Sleeping improves our recovery like nothing else and helps our body function properly. This includes thermoregulation and sleeping for at least 8 hours will assist you in keeping cool on your run!

  • Slow Down!!!

Everyone is slower in the heat, it’s ok. Start your run 15s per km (9s per mile) slower than you would on a cooler day. Speed up after 10 or 15 minutes if you’re feeling ok but if you start too fast in the heat, you’ll pay for it!

They are some simple but vital tips to help you train safely and sustainably in the heat! Oh, and remember to wear suncream and a hat! Enjoy your run!


5 Reasons to back The Running Algorithm

1. Be a part of the future of running

We’re here to cause a big stir in the running world, by making personalised and custom tailored training plans affordable and available to all runners. Your donation now is going to help shape the future of running.

2. Supporting a new business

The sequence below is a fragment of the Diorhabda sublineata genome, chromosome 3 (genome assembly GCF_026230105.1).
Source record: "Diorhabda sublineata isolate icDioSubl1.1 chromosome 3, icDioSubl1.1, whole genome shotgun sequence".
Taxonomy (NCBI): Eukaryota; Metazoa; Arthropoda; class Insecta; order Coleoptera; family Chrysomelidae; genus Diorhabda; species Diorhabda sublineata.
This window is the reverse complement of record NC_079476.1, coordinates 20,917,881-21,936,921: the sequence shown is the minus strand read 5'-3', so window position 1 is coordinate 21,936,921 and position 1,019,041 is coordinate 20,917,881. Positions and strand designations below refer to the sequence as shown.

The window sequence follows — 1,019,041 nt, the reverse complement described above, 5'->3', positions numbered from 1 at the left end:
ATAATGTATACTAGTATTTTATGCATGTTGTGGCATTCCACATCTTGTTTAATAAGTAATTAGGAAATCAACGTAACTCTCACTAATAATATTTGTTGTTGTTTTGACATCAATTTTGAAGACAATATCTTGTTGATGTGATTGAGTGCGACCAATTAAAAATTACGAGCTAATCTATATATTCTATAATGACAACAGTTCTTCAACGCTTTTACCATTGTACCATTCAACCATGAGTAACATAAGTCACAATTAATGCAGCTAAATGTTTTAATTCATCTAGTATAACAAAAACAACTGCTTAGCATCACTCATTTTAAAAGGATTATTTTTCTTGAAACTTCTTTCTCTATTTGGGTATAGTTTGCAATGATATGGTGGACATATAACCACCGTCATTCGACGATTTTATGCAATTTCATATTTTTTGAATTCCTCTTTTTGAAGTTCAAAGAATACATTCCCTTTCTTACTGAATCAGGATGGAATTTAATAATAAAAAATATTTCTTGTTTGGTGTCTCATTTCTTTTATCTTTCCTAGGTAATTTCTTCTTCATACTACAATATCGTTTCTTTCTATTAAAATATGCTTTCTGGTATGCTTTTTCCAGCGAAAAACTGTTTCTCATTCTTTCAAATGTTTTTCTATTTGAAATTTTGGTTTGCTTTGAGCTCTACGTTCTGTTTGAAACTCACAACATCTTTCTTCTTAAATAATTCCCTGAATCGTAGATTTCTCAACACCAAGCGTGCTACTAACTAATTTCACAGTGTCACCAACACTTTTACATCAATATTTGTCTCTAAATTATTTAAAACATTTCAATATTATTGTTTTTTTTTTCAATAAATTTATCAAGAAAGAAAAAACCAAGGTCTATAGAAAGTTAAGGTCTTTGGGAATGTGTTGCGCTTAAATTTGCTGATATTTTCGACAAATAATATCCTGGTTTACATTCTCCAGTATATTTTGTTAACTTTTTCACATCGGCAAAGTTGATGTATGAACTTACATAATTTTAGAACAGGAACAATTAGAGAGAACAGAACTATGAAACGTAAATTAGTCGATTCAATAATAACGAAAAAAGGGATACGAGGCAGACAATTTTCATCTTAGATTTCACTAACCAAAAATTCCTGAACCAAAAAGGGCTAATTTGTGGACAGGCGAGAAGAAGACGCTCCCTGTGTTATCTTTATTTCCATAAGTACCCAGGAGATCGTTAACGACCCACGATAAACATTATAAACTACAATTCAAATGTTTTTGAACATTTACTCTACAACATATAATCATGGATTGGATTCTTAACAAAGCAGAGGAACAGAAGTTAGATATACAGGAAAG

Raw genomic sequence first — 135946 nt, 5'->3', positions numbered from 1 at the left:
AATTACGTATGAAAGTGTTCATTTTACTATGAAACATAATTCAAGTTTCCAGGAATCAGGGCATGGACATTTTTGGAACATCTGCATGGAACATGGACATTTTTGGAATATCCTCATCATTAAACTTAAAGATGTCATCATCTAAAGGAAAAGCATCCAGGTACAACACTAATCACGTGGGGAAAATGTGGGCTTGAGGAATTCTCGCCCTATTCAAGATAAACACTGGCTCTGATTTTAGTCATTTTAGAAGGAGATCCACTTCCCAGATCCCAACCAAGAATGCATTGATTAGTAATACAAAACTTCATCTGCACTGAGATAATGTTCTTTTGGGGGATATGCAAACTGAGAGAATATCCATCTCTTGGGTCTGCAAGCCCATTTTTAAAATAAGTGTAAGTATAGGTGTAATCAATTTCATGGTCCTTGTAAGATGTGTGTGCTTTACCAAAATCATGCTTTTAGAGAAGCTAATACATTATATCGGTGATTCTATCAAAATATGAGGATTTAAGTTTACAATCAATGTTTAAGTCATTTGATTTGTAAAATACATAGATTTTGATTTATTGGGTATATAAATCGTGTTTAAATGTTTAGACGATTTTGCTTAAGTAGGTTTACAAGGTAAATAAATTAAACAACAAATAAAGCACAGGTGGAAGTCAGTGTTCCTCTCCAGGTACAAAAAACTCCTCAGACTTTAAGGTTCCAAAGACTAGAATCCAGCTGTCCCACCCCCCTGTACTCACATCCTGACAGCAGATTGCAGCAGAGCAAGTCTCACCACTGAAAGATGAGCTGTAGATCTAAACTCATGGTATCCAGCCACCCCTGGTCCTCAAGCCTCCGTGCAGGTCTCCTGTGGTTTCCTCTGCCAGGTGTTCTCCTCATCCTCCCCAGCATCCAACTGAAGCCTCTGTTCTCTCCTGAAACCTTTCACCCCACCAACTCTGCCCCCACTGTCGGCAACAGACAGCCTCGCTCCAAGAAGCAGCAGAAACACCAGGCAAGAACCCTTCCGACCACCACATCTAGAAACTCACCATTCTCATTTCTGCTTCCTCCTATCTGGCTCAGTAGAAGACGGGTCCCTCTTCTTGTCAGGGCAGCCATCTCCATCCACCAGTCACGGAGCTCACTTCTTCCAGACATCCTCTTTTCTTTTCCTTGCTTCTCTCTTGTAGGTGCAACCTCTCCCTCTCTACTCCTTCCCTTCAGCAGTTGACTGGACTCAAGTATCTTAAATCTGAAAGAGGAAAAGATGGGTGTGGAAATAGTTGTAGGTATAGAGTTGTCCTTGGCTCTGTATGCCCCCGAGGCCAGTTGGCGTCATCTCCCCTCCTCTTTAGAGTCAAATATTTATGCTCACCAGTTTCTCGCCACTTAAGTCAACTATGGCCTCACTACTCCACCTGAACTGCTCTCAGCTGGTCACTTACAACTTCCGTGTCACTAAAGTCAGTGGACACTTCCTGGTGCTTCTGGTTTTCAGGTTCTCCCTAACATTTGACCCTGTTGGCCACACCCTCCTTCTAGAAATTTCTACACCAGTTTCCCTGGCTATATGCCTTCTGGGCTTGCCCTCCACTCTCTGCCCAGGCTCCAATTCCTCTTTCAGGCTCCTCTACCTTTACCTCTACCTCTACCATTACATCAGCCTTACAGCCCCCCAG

The early stages of a new business development can be tough. 90% of new start-ups fail in the first year. Your donation will help keep our business growing!

3. The free bottle!

Who doesn’t love a freebie. Donate £10 or more and you’ll receive a free sports water bottle with our logo on it to keep you hydrated while you train!

4. Help spread the word

Your donations at this early stage will also enable us to launch advertising campaigns to attract more runners to our community! More users means more feedback, which helps us improve our custom plans to be even better. Everyone wins!

5. Discounted training

All of our early backers will receive exclusive offers and opportunities in the future, including 10% off our paid training plans for life! Currently The Running Algorithm is a free tool but we will be launching paid versions with a host of cool new features to help take your running to the next level soon!

So click here – , scroll down and donate if you want to back a winner, back the future of running then donate and back The Running Algorithm.


How TRA works

It’s a question that we get asked quite a lot. How does The Running Algorithm work? How is it possible that my training plan can be so customised and perfect to my needs without a ‘real person’ writing it for me?

Firstly, a real person did write your training plan. He taught the computer how to think like a coach. When you get a custom plan off a coach they might ask you a series of questions, these might be…